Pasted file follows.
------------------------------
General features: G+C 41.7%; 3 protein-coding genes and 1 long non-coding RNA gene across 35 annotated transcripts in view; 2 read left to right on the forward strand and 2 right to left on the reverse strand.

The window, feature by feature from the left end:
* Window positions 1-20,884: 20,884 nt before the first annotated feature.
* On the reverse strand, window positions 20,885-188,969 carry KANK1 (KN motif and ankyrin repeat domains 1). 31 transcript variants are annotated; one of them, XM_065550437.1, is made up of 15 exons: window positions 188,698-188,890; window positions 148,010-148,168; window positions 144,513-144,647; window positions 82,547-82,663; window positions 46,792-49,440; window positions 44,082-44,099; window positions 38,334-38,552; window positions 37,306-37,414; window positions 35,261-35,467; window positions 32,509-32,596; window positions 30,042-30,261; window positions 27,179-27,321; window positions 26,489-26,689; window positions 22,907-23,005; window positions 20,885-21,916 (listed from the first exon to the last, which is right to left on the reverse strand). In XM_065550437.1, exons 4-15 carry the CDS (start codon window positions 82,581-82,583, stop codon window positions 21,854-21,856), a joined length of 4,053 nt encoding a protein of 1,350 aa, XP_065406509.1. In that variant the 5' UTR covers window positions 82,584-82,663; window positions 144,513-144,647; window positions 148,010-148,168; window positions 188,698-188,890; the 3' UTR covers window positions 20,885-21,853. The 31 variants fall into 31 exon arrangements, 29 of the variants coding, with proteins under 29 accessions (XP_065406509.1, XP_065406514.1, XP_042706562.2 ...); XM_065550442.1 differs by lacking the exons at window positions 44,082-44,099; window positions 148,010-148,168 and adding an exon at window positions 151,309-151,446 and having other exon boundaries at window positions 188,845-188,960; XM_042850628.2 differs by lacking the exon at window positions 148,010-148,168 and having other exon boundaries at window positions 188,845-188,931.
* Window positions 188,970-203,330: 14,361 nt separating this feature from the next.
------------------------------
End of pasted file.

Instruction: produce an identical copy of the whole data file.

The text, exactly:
General features: G+C 41.7%; 3 protein-coding genes and 1 long non-coding RNA gene across 35 annotated transcripts in view; 2 read left to right on the forward strand and 2 right to left on the reverse strand.

The window, feature by feature from the left end:
* Window positions 1-20,884: 20,884 nt before the first annotated feature.
* On the reverse strand, window positions 20,885-188,969 carry KANK1 (KN motif and ankyrin repeat domains 1). 31 transcript variants are annotated; one of them, XM_065550437.1, is made up of 15 exons: window positions 188,698-188,890; window positions 148,010-148,168; window positions 144,513-144,647; window positions 82,547-82,663; window positions 46,792-49,440; window positions 44,082-44,099; window positions 38,334-38,552; window positions 37,306-37,414; window positions 35,261-35,467; window positions 32,509-32,596; window positions 30,042-30,261; window positions 27,179-27,321; window positions 26,489-26,689; window positions 22,907-23,005; window positions 20,885-21,916 (listed from the first exon to the last, which is right to left on the reverse strand). In XM_065550437.1, exons 4-15 carry the CDS (start codon window positions 82,581-82,583, stop codon window positions 21,854-21,856), a joined length of 4,053 nt encoding a protein of 1,350 aa, XP_065406509.1. In that variant the 5' UTR covers window positions 82,584-82,663; window positions 144,513-144,647; window positions 148,010-148,168; window positions 188,698-188,890; the 3' UTR covers window positions 20,885-21,853. The 31 variants fall into 31 exon arrangements, 29 of the variants coding, with proteins under 29 accessions (XP_065406509.1, XP_065406514.1, XP_042706562.2 ...); XM_065550442.1 differs by lacking the exons at window positions 44,082-44,099; window positions 148,010-148,168 and adding an exon at window positions 151,309-151,446 and having other exon boundaries at window positions 188,845-188,960; XM_042850628.2 differs by lacking the exon at window positions 148,010-148,168 and having other exon boundaries at window positions 188,845-188,931.
* Window positions 188,970-203,330: 14,361 nt separating this feature from the next.